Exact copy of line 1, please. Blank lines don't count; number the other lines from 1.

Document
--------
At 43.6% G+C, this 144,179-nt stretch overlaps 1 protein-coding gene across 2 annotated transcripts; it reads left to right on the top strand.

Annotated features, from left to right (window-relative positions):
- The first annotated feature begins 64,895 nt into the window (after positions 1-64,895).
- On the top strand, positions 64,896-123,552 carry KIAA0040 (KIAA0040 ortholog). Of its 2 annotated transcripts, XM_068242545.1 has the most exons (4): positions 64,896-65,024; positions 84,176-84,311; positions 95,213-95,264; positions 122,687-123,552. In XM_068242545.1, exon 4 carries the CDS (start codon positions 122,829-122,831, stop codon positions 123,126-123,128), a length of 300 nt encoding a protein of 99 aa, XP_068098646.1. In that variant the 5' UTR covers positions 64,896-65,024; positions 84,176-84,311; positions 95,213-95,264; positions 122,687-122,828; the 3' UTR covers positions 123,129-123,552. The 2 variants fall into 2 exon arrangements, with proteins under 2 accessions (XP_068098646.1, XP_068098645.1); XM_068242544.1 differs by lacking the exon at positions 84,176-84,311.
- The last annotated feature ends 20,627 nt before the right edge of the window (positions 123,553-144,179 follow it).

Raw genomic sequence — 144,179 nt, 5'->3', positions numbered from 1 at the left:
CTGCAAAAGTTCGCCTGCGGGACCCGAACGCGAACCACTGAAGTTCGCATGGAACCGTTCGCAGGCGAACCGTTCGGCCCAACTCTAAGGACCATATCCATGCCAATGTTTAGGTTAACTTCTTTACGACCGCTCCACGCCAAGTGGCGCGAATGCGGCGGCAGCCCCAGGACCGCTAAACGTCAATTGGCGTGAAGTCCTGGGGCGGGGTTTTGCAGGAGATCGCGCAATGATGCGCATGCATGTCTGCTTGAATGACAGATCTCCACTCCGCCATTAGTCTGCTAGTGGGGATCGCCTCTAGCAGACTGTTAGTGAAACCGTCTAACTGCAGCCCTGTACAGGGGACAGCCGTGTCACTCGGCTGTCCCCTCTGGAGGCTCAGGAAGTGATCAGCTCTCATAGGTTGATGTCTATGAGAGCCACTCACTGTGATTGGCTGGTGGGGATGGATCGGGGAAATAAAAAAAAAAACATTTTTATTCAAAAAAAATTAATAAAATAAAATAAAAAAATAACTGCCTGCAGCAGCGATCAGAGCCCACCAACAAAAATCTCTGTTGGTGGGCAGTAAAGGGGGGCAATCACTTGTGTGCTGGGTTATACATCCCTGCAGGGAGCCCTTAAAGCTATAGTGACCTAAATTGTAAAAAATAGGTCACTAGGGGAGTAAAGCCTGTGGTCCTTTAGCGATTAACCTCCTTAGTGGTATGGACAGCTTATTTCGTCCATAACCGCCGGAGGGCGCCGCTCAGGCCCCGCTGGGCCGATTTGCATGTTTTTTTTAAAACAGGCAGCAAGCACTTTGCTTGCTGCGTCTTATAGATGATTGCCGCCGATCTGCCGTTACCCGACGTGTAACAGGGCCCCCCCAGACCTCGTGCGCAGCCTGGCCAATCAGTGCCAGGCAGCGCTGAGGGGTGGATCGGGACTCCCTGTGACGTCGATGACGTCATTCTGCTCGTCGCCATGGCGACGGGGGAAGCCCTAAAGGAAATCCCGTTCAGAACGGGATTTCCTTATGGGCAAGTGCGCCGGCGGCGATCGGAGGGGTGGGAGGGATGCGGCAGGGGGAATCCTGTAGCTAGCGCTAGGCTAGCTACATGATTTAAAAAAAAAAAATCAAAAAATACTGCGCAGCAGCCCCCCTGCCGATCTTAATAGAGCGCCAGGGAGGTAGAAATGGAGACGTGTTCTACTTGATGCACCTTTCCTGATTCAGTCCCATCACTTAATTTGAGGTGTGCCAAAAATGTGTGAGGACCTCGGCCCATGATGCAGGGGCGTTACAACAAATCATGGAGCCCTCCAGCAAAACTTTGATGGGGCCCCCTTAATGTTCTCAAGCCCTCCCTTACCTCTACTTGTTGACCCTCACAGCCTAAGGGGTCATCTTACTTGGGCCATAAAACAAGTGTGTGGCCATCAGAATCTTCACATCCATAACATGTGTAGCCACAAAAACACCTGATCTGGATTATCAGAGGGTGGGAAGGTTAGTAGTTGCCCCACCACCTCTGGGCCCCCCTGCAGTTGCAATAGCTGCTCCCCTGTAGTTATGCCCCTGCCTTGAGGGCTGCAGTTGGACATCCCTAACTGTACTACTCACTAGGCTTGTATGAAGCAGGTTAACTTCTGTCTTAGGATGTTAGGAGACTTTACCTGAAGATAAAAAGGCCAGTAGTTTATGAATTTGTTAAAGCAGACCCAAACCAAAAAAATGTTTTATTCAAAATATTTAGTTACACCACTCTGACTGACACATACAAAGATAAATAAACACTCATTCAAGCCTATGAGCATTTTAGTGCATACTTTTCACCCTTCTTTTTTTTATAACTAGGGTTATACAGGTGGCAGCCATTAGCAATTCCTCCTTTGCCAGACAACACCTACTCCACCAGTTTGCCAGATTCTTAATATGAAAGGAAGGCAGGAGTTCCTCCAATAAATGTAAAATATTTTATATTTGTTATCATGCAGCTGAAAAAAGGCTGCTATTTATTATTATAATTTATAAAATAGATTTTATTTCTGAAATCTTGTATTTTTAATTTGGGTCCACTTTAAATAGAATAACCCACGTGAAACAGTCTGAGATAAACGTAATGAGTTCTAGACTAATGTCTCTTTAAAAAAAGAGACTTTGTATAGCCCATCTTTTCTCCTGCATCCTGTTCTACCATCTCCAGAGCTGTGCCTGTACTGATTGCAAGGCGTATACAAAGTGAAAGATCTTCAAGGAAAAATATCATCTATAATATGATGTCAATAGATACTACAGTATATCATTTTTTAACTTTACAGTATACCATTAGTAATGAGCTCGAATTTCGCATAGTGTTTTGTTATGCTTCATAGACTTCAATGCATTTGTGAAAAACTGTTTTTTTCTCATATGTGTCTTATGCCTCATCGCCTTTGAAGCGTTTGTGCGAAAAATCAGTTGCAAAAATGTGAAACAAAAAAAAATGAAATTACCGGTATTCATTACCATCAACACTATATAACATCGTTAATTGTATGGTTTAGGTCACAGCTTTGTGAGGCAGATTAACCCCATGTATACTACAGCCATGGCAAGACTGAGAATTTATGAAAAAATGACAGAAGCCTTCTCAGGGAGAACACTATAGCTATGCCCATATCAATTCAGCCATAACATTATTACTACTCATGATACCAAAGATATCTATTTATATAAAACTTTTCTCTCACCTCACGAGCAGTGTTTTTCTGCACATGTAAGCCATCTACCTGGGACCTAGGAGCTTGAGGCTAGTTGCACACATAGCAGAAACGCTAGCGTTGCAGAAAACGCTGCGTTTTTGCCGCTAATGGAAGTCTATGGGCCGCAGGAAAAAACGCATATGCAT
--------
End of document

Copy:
At 43.6% G+C, this 144,179-nt stretch overlaps 1 protein-coding gene across 2 annotated transcripts; it reads left to right on the top strand.